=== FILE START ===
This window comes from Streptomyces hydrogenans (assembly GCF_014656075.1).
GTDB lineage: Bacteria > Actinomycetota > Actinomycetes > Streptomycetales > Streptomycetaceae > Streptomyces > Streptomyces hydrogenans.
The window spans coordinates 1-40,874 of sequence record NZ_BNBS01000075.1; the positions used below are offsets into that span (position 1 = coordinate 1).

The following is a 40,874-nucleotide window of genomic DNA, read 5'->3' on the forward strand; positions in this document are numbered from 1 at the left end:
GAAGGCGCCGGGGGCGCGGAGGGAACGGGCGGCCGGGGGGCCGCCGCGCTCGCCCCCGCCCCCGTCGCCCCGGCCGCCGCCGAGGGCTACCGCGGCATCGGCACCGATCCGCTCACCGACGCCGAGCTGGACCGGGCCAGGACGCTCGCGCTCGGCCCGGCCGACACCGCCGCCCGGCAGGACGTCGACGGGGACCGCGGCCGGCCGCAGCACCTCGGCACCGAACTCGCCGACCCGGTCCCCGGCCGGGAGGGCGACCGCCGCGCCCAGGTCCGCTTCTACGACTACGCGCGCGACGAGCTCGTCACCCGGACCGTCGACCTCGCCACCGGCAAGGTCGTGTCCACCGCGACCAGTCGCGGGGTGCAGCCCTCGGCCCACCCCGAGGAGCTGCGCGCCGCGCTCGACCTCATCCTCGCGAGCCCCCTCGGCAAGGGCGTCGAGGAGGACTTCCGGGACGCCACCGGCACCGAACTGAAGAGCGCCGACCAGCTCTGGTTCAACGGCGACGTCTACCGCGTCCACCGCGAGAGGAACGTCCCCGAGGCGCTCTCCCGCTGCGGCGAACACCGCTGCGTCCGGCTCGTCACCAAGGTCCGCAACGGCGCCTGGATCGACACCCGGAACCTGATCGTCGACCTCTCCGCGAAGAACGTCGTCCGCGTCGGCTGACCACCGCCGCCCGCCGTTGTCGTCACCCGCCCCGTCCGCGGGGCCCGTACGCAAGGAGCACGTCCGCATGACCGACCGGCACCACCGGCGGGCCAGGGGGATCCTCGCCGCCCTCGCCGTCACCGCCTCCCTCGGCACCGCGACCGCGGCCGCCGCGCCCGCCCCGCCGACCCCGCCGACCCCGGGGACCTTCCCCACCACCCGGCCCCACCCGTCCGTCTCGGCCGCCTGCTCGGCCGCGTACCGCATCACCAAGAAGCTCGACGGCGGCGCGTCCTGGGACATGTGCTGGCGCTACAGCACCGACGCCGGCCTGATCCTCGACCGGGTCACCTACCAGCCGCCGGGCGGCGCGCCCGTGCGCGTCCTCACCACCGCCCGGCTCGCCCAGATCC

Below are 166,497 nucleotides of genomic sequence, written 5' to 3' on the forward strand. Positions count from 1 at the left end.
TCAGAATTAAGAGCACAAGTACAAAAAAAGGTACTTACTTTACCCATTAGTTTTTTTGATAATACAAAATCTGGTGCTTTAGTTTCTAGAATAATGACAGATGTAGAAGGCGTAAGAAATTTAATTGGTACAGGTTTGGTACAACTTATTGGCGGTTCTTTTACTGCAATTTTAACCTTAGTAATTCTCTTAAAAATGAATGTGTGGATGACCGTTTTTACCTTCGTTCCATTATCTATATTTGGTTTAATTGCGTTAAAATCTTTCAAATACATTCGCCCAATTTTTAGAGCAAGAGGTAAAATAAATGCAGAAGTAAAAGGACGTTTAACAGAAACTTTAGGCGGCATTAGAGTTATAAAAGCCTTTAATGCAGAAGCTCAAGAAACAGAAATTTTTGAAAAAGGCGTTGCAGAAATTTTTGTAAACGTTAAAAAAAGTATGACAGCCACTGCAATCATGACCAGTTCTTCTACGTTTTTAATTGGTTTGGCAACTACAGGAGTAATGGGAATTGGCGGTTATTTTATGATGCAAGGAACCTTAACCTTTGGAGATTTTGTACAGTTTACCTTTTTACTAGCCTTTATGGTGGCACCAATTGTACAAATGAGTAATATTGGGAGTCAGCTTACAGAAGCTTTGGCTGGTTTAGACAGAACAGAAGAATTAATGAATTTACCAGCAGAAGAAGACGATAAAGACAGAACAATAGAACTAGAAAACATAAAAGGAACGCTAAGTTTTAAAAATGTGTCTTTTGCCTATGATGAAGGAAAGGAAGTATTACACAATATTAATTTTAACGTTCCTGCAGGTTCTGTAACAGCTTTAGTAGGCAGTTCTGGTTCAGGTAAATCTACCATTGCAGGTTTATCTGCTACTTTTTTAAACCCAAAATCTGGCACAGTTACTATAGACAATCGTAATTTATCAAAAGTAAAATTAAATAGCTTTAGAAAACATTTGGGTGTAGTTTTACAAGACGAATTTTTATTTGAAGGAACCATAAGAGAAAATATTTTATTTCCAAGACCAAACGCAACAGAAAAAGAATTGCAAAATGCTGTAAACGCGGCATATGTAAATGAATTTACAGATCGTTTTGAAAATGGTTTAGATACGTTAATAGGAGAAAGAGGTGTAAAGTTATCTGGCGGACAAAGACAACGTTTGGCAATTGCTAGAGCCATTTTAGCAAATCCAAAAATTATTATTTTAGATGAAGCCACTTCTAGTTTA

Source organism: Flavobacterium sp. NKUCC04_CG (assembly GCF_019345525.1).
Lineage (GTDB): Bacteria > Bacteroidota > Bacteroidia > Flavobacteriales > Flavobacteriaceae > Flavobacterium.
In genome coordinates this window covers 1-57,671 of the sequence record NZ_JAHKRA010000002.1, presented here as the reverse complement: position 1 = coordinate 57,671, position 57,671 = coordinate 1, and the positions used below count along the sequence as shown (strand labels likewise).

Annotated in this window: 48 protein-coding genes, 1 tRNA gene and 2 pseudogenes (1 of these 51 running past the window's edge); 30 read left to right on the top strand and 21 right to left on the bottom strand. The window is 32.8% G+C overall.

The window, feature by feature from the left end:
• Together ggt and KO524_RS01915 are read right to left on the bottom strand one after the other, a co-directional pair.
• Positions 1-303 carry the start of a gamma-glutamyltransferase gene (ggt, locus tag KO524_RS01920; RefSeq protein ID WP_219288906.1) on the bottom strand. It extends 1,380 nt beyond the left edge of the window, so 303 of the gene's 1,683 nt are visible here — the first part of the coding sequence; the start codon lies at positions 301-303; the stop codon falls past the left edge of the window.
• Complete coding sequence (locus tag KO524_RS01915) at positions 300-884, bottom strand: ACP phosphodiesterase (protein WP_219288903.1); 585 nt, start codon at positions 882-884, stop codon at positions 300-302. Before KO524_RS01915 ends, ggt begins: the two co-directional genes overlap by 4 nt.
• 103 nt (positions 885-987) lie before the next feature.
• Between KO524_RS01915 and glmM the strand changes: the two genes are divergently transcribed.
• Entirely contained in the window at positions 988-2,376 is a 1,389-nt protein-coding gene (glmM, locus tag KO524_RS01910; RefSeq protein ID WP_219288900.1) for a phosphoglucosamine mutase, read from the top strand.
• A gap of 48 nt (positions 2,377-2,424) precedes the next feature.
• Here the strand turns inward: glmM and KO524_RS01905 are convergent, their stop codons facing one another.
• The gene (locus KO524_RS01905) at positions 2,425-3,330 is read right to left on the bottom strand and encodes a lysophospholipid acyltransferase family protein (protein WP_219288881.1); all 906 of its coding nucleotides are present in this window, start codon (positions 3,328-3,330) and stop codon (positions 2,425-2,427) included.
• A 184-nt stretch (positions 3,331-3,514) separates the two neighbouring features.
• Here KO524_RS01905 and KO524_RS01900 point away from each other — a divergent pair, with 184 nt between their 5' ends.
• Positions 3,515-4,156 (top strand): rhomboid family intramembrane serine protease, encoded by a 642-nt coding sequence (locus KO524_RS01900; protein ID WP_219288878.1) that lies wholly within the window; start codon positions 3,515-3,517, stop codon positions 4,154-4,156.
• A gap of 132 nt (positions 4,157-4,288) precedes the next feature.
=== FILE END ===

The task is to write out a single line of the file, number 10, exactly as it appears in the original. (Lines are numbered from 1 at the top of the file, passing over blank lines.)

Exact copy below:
In genome coordinates this window covers 1-57,671 of the sequence record NZ_JAHKRA010000002.1, presented here as the reverse complement: position 1 = coordinate 57,671, position 57,671 = coordinate 1, and the positions used below count along the sequence as shown (strand labels likewise).